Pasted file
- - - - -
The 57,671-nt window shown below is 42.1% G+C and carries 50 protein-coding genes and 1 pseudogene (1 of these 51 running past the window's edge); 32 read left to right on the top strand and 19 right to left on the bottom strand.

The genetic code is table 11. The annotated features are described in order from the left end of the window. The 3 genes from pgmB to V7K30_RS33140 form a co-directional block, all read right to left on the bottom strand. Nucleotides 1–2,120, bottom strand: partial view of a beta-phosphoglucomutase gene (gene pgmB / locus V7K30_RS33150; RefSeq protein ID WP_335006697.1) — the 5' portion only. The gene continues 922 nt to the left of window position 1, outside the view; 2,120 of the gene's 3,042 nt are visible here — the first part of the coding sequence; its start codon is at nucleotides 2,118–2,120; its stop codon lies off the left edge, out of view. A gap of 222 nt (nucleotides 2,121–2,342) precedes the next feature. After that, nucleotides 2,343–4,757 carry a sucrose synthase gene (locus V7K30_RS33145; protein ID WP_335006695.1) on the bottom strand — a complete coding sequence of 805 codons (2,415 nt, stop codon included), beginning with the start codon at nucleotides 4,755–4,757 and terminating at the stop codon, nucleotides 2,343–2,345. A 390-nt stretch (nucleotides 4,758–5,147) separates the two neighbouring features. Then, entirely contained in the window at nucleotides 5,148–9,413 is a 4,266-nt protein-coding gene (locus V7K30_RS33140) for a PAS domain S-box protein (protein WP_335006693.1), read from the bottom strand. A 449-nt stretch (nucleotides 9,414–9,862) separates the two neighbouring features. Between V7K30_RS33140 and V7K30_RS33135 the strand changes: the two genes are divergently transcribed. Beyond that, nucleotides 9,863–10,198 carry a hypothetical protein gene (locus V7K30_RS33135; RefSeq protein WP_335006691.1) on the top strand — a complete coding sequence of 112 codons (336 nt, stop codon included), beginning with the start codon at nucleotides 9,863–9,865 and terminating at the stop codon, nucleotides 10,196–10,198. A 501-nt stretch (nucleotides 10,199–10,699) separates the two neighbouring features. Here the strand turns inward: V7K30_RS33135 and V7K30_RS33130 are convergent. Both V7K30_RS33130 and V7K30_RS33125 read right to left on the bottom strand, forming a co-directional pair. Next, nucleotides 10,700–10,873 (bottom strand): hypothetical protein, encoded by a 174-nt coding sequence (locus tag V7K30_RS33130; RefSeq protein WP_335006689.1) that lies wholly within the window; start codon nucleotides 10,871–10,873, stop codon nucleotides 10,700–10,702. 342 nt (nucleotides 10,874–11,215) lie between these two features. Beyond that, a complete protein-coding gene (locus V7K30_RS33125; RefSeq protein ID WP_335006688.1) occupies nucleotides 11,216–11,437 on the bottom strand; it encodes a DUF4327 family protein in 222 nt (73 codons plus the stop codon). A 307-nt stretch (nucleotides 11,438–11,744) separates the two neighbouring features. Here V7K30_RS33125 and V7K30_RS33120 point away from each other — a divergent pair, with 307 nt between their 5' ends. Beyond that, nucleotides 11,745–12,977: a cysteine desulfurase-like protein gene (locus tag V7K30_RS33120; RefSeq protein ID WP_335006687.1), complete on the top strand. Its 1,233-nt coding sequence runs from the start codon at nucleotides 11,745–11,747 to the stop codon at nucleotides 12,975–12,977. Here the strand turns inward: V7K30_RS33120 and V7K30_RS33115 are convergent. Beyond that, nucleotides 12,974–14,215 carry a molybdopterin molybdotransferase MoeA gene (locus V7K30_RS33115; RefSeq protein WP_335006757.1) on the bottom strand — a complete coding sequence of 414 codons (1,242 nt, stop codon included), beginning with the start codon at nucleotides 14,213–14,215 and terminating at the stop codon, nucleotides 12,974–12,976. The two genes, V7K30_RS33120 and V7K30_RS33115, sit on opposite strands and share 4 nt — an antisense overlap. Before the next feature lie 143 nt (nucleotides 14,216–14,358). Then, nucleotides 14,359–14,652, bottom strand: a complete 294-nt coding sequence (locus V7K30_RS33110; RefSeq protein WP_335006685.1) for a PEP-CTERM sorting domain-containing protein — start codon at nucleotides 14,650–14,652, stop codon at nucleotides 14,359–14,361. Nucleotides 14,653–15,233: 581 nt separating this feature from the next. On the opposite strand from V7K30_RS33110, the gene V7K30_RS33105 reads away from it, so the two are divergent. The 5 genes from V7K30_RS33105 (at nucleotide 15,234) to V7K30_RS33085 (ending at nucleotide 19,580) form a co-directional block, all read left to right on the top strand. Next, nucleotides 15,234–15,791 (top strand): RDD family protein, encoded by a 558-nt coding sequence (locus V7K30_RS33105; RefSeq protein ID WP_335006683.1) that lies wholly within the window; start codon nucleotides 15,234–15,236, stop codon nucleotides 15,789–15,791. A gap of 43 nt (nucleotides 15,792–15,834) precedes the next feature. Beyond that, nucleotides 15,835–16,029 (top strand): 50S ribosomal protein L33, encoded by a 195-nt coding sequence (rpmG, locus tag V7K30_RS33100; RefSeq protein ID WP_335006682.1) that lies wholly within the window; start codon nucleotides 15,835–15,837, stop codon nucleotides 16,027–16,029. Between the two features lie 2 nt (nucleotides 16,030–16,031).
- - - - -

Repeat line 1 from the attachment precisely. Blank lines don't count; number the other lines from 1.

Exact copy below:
The 57,671-nt window shown below is 42.1% G+C and carries 50 protein-coding genes and 1 pseudogene (1 of these 51 running past the window's edge); 32 read left to right on the top strand and 19 right to left on the bottom strand.